Qing Nian

School of Law: Law | JD


Cohort 2006


Graduated 2009

Partner University:

University of Hong Kong


Career: Associate | Goodwin Procter LLP | Boston, Massachusetts, USA

Scholar Highlights

Why China’s Young Generations Were Angry

A recent China-related headline at CNN concerned boycotting the Beijing Olympics. The reporter told the TV viewers that while President Bush had publicly announced that he would attend the opening ceremony of the Beijing Olympics, some European leaders had decided not to do so due to China’s human rights record.

Another recent China-related headline at CNN concerned the Beijing Olympic torch relay in other countries. Hundreds of thousands of overseas Chinese stood on the street to welcome and protect the torch, but the Western media chose to cast their lights on the anti-China protestors. It might have appeared to TV viewers that the anti-China protestors dominated the torch relay, but the fact was that China’s national flags were flying everywhere along the relay.

The most controversial recent China-related news report appeared in March 2008. The Western media told readers that a picture showed Chinese police beating Tibetan monks, whereas the police in the picture were Nepalese, something that is apparent to any careful reader from their uniforms and race. Western reporters might try to excuse themselves in accurate reporting on the ground that to some extent Asians generally look alike. OK, let’s be tolerant and accept this explanation. But how can the Western media explain away the fact that they intentionally edited the picture to accuse Chinese police of attacking the Tibetan monks when the fact was just the opposite? How could they explain that well-educated Western reporters and editors ignored the obvious red cross on the ambulance and report that it was a military car?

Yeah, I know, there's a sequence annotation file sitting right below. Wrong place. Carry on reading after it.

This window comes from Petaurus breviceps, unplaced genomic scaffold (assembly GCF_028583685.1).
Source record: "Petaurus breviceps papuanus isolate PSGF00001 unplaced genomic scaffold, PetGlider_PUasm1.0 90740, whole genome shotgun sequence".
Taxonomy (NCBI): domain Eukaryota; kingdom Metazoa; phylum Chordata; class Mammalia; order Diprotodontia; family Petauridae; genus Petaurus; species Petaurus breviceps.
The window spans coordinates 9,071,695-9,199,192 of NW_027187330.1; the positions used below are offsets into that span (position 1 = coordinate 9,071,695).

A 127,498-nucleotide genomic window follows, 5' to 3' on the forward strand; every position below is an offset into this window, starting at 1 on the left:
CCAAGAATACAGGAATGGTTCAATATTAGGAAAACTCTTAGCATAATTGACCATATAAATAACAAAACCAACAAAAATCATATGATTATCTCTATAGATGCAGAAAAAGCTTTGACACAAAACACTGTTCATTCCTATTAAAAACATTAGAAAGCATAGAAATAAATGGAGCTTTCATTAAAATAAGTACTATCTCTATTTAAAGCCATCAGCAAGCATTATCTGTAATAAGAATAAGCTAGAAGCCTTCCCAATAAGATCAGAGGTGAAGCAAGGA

The Chinese, especially the young generations, have responded to these misleading reports with an outburst of anger. They have stood up to protest against the Western media for the first time in several years. Large numbers of Chinese have gone into the street to express their anger. Others have used the Internet to present their disagreement by launching the “Anti-CNN Forum” and by collecting on-line signatures.

The Western media were taken aback by this anger and responded by explaining away the outrage by China’s young generations as being nationalists.

Yes, we are patriotic because we were proud of China’s development over the past few decades. But that is not all. When we saw how the Western media reported recent events, we were also angry because we felt betrayed by media that in the past we had come to trust.

I can still recall my first class in the School of Journalism and Communication back to my college days in China. My professor used the Western media as a model to teach us the basic principles of news reporting: truth, fairness, and balance. I, as many young Chinese, for many years, had believed that the Western media were where we could find the truth. At that time, many of us might even have criticized our country based on the information provided by the Western media.

Ironically, the Western media have now taught us another lesson, namely that they are not to be equated with sources of the truth. We have discovered out that our assumptions might have been misguided for a long time. As a result we have lost faith in the Western media, we have come to doubt our understanding of the world, and we now wonder if the Western media hate us just because we are Chinese, regardless of what we do. We have come to be confused about where to find the truth.

Download the PDF